Are the MMR vaccine links to autism unfounded?

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As a parent of a child with autism, I’d like to offer a voice of informed reason to this debate.

Let’s start off with the bare facts:

1) The MMR Vaccine protects our children against diseases that can be debilitating, or even deadly in some cases.

2) There has only been a single study, published in 1998 by Wakefield, et. al., that suggested (not proved) a connection between the MMR vaccine and Autism.

3) 10 of the 13 authors of that study issued a joint statement in 2004 retracting the conclusions in the 1998 study. There have been NO STUDIES since that have suggested even the possibility of a relationship between the MMR vaccine and autism.

4) Experts at the Centers for Disease Control, The UK National Health Service, the Institute of Medicine of the National Academy of Sciences have all concluded, based on volumes of additional research, that there is no connection between autism ant the MMR vaccine.

It is in our nature, as human beings, to want to have an explanation for the bad things that happen in our lives. We want to make sense of things, to have an ordered universe that we can understand, categorize, and interact with. We want to believe that the MMR vaccine is responsible for causing autism.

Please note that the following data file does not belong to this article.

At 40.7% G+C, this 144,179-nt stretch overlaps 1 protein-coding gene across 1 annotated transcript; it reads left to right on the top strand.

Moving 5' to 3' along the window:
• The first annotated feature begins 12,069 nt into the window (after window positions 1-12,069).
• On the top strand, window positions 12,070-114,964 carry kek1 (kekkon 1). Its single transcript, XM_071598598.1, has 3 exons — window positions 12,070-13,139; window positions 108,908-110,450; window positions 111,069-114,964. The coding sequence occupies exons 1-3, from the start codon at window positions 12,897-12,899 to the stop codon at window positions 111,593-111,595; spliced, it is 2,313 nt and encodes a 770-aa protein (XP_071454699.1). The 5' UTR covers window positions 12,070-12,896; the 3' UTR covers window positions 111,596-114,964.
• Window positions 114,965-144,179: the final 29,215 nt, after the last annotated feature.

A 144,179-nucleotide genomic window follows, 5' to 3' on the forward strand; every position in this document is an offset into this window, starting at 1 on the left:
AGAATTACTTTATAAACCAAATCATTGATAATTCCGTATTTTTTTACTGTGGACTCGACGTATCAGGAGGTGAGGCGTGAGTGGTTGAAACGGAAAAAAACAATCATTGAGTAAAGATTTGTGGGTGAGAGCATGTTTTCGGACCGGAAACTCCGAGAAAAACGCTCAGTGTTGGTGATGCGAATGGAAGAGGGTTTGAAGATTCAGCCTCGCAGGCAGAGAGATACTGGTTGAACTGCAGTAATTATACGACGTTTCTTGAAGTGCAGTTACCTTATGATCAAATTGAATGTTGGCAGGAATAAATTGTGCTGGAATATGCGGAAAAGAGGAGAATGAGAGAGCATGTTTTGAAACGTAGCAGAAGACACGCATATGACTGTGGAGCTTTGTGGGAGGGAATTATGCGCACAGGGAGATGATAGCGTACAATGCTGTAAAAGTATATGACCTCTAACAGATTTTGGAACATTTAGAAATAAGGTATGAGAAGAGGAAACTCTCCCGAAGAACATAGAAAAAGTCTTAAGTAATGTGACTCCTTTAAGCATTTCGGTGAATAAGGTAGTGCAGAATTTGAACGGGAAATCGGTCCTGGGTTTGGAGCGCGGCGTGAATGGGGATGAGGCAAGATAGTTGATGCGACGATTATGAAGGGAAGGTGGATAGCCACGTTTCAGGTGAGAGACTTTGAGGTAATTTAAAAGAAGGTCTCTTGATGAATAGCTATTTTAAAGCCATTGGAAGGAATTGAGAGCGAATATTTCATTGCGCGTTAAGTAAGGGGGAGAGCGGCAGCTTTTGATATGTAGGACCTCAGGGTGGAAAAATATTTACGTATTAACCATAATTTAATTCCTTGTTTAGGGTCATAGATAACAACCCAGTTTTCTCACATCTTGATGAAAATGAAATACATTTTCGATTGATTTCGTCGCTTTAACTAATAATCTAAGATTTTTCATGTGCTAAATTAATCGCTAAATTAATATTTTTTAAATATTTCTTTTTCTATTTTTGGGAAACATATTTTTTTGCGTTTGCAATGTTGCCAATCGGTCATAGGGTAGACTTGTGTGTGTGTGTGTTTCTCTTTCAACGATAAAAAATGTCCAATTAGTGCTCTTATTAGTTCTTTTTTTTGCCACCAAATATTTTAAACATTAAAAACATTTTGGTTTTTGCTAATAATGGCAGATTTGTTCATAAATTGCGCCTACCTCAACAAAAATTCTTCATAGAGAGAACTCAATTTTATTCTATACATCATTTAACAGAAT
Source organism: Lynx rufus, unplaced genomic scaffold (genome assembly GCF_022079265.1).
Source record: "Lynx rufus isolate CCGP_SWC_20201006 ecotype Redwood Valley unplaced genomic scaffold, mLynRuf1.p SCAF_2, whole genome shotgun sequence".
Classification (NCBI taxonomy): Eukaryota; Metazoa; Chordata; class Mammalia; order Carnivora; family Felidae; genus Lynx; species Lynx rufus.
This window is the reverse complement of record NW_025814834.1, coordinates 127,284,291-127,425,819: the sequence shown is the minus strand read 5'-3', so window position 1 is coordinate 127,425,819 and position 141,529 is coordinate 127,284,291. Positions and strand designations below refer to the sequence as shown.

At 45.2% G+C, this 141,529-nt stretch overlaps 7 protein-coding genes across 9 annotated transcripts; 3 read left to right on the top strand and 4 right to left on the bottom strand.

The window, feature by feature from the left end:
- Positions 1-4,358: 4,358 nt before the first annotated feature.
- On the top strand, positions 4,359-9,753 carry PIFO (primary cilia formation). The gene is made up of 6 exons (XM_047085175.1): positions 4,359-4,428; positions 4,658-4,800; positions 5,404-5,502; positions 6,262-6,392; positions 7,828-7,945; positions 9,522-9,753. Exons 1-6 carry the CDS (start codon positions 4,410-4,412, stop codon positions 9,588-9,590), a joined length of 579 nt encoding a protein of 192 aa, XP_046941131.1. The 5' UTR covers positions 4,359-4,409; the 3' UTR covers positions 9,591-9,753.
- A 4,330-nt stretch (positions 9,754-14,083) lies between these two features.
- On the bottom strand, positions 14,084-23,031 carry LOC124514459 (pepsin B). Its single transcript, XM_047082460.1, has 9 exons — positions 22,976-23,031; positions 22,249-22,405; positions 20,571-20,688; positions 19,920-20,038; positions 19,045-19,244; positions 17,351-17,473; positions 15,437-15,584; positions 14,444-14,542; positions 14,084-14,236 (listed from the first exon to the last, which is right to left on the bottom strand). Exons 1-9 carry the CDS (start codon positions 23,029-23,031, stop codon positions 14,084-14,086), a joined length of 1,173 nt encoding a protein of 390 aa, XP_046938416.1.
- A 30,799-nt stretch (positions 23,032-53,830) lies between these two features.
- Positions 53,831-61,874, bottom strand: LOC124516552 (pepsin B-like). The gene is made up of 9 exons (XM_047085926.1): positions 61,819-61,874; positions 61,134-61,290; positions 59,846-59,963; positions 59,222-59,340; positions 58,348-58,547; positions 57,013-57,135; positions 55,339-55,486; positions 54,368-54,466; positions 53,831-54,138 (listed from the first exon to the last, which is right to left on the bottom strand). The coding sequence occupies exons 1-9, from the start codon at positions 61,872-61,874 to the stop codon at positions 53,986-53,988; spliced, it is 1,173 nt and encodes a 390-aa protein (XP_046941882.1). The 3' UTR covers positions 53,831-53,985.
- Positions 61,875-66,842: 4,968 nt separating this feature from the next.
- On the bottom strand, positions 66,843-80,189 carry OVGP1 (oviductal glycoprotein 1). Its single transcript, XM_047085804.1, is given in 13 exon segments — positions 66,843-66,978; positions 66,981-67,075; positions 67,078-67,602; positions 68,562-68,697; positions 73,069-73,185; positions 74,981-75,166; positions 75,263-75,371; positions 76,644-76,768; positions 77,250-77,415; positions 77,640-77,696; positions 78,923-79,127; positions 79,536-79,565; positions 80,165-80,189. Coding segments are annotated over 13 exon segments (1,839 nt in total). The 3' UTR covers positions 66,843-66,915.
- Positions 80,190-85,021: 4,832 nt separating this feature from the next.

The problem is that life isn’t quite that simple.

I would absolutely love to understand why it is that my middle daughter is so different from her sisters, and why it is that she is so different from the other children at school. Her condition makes me mad, at times, and I wish I had someone (like a pharmaceutical company or a doctor) to blame. I’d love to be able to crusade against the MMR vaccine so that other parents wouldn’t have to have the challenges that we have had. But the simple fact is that no one knows what causes autism, and probably won’t for a very long time.

Meanwhile, the worst possible thing we could do in our effort to understand autism is to discourage parents from allowing their children access to life-saving vaccines such as MMR.

The loudest voices in this debate are not scientists or researchers who have studied autism and MMR. Rather, these voices most often come from well-meaning but misinformed parents who have been led astray by false information provided by certain non-profit organizations and celebrities.


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